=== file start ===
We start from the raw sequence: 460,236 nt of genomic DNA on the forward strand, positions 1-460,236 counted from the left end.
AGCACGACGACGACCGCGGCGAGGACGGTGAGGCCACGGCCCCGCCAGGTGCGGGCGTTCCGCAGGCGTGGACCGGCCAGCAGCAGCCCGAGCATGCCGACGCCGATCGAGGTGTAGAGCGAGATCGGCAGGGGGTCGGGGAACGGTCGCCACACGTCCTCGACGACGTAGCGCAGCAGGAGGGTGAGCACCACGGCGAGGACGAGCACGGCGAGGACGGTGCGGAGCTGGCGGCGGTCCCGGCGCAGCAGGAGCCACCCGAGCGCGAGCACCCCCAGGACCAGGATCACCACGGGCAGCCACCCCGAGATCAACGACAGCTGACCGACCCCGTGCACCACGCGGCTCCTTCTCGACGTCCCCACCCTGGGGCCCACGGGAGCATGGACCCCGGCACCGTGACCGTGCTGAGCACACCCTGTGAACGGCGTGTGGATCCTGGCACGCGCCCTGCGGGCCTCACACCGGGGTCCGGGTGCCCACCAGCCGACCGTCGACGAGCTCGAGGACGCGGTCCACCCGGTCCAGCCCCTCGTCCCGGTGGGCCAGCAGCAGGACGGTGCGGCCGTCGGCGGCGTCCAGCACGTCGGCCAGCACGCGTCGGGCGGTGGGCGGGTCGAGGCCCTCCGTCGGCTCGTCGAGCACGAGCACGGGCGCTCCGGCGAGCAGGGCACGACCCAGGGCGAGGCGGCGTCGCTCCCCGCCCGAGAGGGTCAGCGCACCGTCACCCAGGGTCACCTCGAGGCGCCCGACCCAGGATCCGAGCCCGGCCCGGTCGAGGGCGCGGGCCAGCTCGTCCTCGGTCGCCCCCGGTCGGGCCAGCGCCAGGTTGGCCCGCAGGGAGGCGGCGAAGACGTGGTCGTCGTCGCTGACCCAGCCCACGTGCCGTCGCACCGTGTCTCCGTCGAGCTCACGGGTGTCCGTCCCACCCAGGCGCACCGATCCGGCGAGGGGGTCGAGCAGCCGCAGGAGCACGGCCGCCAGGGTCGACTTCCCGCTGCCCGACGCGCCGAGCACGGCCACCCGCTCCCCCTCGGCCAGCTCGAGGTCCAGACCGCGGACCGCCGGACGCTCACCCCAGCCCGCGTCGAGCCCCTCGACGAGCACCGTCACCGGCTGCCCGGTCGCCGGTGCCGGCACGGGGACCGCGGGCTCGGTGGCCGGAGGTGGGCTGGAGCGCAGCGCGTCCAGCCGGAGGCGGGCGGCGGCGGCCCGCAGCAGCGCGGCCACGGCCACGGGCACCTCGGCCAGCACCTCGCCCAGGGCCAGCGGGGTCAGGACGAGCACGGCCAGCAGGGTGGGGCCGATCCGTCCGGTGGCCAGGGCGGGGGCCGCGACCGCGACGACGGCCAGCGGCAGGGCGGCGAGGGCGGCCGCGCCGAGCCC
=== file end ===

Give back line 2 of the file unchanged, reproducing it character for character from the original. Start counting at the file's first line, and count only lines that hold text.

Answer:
AGCACGACGACGACCGCGGCGAGGACGGTGAGGCCACGGCCCCGCCAGGTGCGGGCGTTCCGCAGGCGTGGACCGGCCAGCAGCAGCCCGAGCATGCCGACGCCGATCGAGGTGTAGAGCGAGATCGGCAGGGGGTCGGGGAACGGTCGCCACACGTCCTCGACGACGTAGCGCAGCAGGAGGGTGAGCACCACGGCGAGGACGAGCACGGCGAGGACGGTGCGGAGCTGGCGGCGGTCCCGGCGCAGCAGGAGCCACCCGAGCGCGAGCACCCCCAGGACCAGGATCACCACGGGCAGCCACCCCGAGATCAACGACAGCTGACCGACCCCGTGCACCACGCGGCTCCTTCTCGACGTCCCCACCCTGGGGCCCACGGGAGCATGGACCCCGGCACCGTGACCGTGCTGAGCACACCCTGTGAACGGCGTGTGGATCCTGGCACGCGCCCTGCGGGCCTCACACCGGGGTCCGGGTGCCCACCAGCCGACCGTCGACGAGCTCGAGGACGCGGTCCACCCGGTCCAGCCCCTCGTCCCGGTGGGCCAGCAGCAGGACGGTGCGGCCGTCGGCGGCGTCCAGCACGTCGGCCAGCACGCGTCGGGCGGTGGGCGGGTCGAGGCCCTCCGTCGGCTCGTCGAGCACGAGCACGGGCGCTCCGGCGAGCAGGGCACGACCCAGGGCGAGGCGGCGTCGCTCCCCGCCCGAGAGGGTCAGCGCACCGTCACCCAGGGTCACCTCGAGGCGCCCGACCCAGGATCCGAGCCCGGCCCGGTCGAGGGCGCGGGCCAGCTCGTCCTCGGTCGCCCCCGGTCGGGCCAGCGCCAGGTTGGCCCGCAGGGAGGCGGCGAAGACGTGGTCGTCGTCGCTGACCCAGCCCACGTGCCGTCGCACCGTGTCTCCGTCGAGCTCACGGGTGTCCGTCCCACCCAGGCGCACCGATCCGGCGAGGGGGTCGAGCAGCCGCAGGAGCACGGCCGCCAGGGTCGACTTCCCGCTGCCCGACGCGCCGAGCACGGCCACCCGCTCCCCCTCGGCCAGCTCGAGGTCCAGACCGCGGACCGCCGGACGCTCACCCCAGCCCGCGTCGAGCCCCTCGACGAGCACCGTCACCGGCTGCCCGGTCGCCGGTGCCGGCACGGGGACCGCGGGCTCGGTGGCCGGAGGTGGGCTGGAGCGCAGCGCGTCCAGCCGGAGGCGGGCGGCGGCGGCCCGCAGCAGCGCGGCCACGGCCACGGGCACCTCGGCCAGCACCTCGCCCAGGGCCAGCGGGGTCAGGACGAGCACGGCCAGCAGGGTGGGGCCGATCCGTCCGGTGGCCAGGGCGGGGGCCGCGACCGCGACGACGGCCAGCGGCAGGGCGGCGAGGGCGGCCGCGCCGAGCCC